During the last funding period, Project 4 (new Project 3), headed by Dr. Theresa Pizarro, in collaboration with Projects, 1, 2, and 3, has made important discoveries regarding the role of dysregulated epithelial-immune cell interactions in the pathogenesis of experimental Crohn's disease (CD). This competitive renewal represents the continuation of our efforts to understand the mechanism(s) of epithelial-immune cell interactions and the contribution of the gut microbiome during chronic intestinal inflammation and focuses on the pivotal role interleukin (IL)-33 plays in this process. The central hypothesis of Project 3 is that aberrant expression of IL-33, induced by components of the gut microbiome, mediates pathogenic Th2 immune responses through dysregulated group 2 innate lymphoid cells (ILC2s), leading to chronic CD-like ileitis. To test this hypothesis, we will: 1) Investigate the mechanism(s) as to how NOD2 activation and components of the microbiome induce IL-33-mediated Th2 immune responses leading to CD-like ileitis. We will determine the precise mechanism(s) of NOD2- dependent IL-33 regulation in SAMP by identifying which gut mucosal cells are responsible for this effect and the functional in vivo consequences of NOD2-dependent IL-33 expression. In collaboration with Project 1, using germ- free (GF)-SAMP and -AKR and FMT experiments, we will also determine which components of the gut microbiome are responsible for stimulation of intestinal mucosal IL-33 and downstream Th2 immune responses; 2) Determine the pathogenic contribution of dysregulated IL-33/ST2 signaling to the development of chronic experimental ileitis. We will investigate the precise role of IL-33 during chronic intestinal inflammation in SAMP mice using complementary ex vivo and in vivo approaches, including chromatin immunoprecipitation sequencing (ChIP-seq) and use of novel SAMP X IL-33-/- and SAMP X ST2-/- congenic mouse strains. We will determine whether nuclear localization of IL-33 is impaired in SAMP, leading to increased soluble (s)IL-33 available for proinflammatory, paracrine signaling, and if the intracrine, full length (fl)-IL-33-mediated transcriptional profile of SAMP intestinal epithelial cells (IECs) is altered in favor of proinflammatory gene targets. Finally, we will evaluate whether loss of the IL-33/ST2 signaling axis will reduce ileitis in SAMP; 3) Evaluate the role of IL-33-driven ILC2s in inducing pathogenic Th2 immune responses in SAMP ileitis. We will determine the effects of IL-33 and/or ST2 genetic deletion on ILCs in SAMP, as well as characterize ILCs in GF-SAMP and SAMP X NOD2-/- mice. We will also evaluate the functional effects of ILC2s by performing depletion studies, as well as whether reconstitution of ILC2s results in amelioration or exacerbation of ileitis and epithelial barrier function in SAMP. The overall objective of Project 3 is to further elucidate dysregulated epithelial-immune cell interactions and their interplay with the gut microbiome in the pathogenesis of SAMP ileitis and identify potential new pathways that can lead to the development of targeted strategies to treat patients suffering from this devastating disease.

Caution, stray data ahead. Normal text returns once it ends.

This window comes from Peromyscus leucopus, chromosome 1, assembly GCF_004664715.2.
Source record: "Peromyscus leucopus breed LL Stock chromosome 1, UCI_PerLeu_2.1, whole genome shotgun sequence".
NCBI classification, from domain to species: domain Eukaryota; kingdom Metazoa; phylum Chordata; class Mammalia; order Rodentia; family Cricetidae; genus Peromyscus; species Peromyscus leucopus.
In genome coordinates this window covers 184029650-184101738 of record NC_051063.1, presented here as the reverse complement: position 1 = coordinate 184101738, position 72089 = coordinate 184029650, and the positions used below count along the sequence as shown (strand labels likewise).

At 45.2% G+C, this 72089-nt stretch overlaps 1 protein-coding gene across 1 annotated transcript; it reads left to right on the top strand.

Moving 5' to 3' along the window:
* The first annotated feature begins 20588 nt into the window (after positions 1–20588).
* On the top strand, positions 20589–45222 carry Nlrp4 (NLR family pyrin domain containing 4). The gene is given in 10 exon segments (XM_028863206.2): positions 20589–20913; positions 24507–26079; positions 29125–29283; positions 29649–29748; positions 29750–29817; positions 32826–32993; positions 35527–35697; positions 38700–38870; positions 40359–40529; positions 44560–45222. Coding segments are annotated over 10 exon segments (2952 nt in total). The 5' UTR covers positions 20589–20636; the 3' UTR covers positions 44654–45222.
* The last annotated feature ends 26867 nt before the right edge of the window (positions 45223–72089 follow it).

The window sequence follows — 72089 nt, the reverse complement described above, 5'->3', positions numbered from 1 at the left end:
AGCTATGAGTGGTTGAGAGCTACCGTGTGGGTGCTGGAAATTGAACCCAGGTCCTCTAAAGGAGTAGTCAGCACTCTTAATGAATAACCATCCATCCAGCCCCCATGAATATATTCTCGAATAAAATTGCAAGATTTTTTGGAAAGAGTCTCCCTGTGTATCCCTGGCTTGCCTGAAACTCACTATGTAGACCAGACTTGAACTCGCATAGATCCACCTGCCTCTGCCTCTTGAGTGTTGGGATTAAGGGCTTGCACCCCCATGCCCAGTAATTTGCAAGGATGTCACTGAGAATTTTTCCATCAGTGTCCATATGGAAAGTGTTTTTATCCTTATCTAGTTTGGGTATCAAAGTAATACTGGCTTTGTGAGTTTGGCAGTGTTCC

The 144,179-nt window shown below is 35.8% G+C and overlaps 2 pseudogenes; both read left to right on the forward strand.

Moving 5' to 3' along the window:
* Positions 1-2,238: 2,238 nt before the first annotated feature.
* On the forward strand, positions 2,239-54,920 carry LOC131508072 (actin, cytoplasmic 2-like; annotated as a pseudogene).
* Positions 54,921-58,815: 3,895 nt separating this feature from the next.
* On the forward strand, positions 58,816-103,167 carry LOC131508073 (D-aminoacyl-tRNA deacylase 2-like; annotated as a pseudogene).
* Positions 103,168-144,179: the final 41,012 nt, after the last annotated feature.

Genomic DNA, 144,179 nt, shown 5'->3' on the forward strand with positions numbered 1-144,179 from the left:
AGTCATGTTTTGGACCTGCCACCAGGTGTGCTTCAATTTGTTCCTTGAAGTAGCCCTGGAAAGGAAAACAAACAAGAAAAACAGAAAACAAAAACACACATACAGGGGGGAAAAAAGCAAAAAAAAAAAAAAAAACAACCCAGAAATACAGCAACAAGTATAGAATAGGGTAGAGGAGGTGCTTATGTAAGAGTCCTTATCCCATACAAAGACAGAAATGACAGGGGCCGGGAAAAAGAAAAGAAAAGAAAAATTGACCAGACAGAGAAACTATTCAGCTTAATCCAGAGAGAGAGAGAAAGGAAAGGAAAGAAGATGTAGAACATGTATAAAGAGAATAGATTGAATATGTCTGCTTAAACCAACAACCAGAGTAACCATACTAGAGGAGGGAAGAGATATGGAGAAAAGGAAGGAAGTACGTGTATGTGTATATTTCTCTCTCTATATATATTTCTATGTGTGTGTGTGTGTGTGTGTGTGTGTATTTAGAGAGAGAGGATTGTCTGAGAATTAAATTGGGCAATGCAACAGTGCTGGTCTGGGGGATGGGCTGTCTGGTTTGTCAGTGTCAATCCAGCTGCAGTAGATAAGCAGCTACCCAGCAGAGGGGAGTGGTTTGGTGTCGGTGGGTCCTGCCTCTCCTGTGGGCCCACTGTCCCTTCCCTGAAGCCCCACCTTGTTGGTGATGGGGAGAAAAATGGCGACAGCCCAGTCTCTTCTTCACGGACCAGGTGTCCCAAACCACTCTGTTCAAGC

Public Health Relevance

Crohn's disease (CD) affects more than 700,000 individuals in the US and incurs significant costs to society. Understanding the precise mechanisms and innate immune defects that cause the disease, with particular reference to IL-33 and innate lymphoid cells, will allow us to develop better therapies and begin to develop a cure for this devastating disease.

National Institute of Health (NIH)
National Institute of Diabetes and Digestive and Kidney Diseases (NIDDK)
Research Program Projects (P01)
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Special Emphasis Panel (ZDK1)
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Case Western Reserve University
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